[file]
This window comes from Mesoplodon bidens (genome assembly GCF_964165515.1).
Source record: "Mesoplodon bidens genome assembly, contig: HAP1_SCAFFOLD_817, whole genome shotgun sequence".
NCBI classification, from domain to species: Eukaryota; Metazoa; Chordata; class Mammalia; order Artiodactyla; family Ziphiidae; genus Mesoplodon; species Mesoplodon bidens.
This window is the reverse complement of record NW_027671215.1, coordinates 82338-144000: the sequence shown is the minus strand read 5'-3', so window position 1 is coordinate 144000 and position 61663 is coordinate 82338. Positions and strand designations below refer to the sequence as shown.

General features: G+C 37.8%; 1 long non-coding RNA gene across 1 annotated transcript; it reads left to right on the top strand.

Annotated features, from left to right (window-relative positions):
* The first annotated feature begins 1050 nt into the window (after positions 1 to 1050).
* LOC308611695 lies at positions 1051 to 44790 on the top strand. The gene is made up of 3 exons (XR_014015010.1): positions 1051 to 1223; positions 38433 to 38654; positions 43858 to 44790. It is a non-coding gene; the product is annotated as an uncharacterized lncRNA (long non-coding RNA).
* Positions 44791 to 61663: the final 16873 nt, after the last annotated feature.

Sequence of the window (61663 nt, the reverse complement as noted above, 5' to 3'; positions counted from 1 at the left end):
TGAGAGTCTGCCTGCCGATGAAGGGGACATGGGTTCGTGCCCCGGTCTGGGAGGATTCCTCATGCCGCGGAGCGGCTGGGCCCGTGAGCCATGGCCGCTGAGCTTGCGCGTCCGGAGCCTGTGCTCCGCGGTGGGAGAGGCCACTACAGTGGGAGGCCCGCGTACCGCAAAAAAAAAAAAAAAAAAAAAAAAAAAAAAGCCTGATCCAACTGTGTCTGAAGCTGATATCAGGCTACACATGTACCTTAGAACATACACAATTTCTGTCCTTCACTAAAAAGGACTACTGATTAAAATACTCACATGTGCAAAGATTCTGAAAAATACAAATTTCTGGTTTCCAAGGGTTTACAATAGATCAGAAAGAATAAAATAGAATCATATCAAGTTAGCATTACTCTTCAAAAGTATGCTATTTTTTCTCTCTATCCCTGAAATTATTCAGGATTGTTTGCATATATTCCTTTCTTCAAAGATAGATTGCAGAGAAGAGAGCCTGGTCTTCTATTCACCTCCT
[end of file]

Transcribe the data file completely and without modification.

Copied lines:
This window comes from Mesoplodon bidens (genome assembly GCF_964165515.1).
Source record: "Mesoplodon bidens genome assembly, contig: HAP1_SCAFFOLD_817, whole genome shotgun sequence".
NCBI classification, from domain to species: Eukaryota; Metazoa; Chordata; class Mammalia; order Artiodactyla; family Ziphiidae; genus Mesoplodon; species Mesoplodon bidens.
This window is the reverse complement of record NW_027671215.1, coordinates 82338-144000: the sequence shown is the minus strand read 5'-3', so window position 1 is coordinate 144000 and position 61663 is coordinate 82338. Positions and strand designations below refer to the sequence as shown.

General features: G+C 37.8%; 1 long non-coding RNA gene across 1 annotated transcript; it reads left to right on the top strand.

Annotated features, from left to right (window-relative positions):
* The first annotated feature begins 1050 nt into the window (after positions 1 to 1050).
* LOC308611695 lies at positions 1051 to 44790 on the top strand. The gene is made up of 3 exons (XR_014015010.1): positions 1051 to 1223; positions 38433 to 38654; positions 43858 to 44790. It is a non-coding gene; the product is annotated as an uncharacterized lncRNA (long non-coding RNA).
* Positions 44791 to 61663: the final 16873 nt, after the last annotated feature.

Sequence of the window (61663 nt, the reverse complement as noted above, 5' to 3'; positions counted from 1 at the left end):
TGAGAGTCTGCCTGCCGATGAAGGGGACATGGGTTCGTGCCCCGGTCTGGGAGGATTCCTCATGCCGCGGAGCGGCTGGGCCCGTGAGCCATGGCCGCTGAGCTTGCGCGTCCGGAGCCTGTGCTCCGCGGTGGGAGAGGCCACTACAGTGGGAGGCCCGCGTACCGCAAAAAAAAAAAAAAAAAAAAAAAAAAAAAAGCCTGATCCAACTGTGTCTGAAGCTGATATCAGGCTACACATGTACCTTAGAACATACACAATTTCTGTCCTTCACTAAAAAGGACTACTGATTAAAATACTCACATGTGCAAAGATTCTGAAAAATACAAATTTCTGGTTTCCAAGGGTTTACAATAGATCAGAAAGAATAAAATAGAATCATATCAAGTTAGCATTACTCTTCAAAAGTATGCTATTTTTTCTCTCTATCCCTGAAATTATTCAGGATTGTTTGCATATATTCCTTTCTTCAAAGATAGATTGCAGAGAAGAGAGCCTGGTCTTCTATTCACCTCCT